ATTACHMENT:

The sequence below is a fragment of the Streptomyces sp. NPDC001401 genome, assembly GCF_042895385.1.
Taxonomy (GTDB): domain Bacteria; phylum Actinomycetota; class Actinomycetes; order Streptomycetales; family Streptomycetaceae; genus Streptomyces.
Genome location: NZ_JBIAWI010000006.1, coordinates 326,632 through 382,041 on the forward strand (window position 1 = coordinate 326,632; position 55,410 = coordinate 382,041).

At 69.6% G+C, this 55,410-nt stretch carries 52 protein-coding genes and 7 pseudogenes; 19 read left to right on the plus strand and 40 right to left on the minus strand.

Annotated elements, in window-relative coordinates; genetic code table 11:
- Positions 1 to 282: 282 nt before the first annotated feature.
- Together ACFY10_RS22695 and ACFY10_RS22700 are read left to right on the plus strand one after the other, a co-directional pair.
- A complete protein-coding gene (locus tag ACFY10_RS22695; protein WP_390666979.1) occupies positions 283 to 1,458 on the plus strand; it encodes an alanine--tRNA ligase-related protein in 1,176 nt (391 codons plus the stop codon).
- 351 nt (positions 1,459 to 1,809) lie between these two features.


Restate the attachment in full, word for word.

The sequence below is a fragment of the Streptomyces sp. NPDC001401 genome, assembly GCF_042895385.1.
Taxonomy (GTDB): domain Bacteria; phylum Actinomycetota; class Actinomycetes; order Streptomycetales; family Streptomycetaceae; genus Streptomyces.
Genome location: NZ_JBIAWI010000006.1, coordinates 326,632 through 382,041 on the forward strand (window position 1 = coordinate 326,632; position 55,410 = coordinate 382,041).

At 69.6% G+C, this 55,410-nt stretch carries 52 protein-coding genes and 7 pseudogenes; 19 read left to right on the plus strand and 40 right to left on the minus strand.

Annotated elements, in window-relative coordinates; genetic code table 11:
- Positions 1 to 282: 282 nt before the first annotated feature.
- Together ACFY10_RS22695 and ACFY10_RS22700 are read left to right on the plus strand one after the other, a co-directional pair.
- A complete protein-coding gene (locus tag ACFY10_RS22695; protein WP_390666979.1) occupies positions 283 to 1,458 on the plus strand; it encodes an alanine--tRNA ligase-related protein in 1,176 nt (391 codons plus the stop codon).
- 351 nt (positions 1,459 to 1,809) lie between these two features.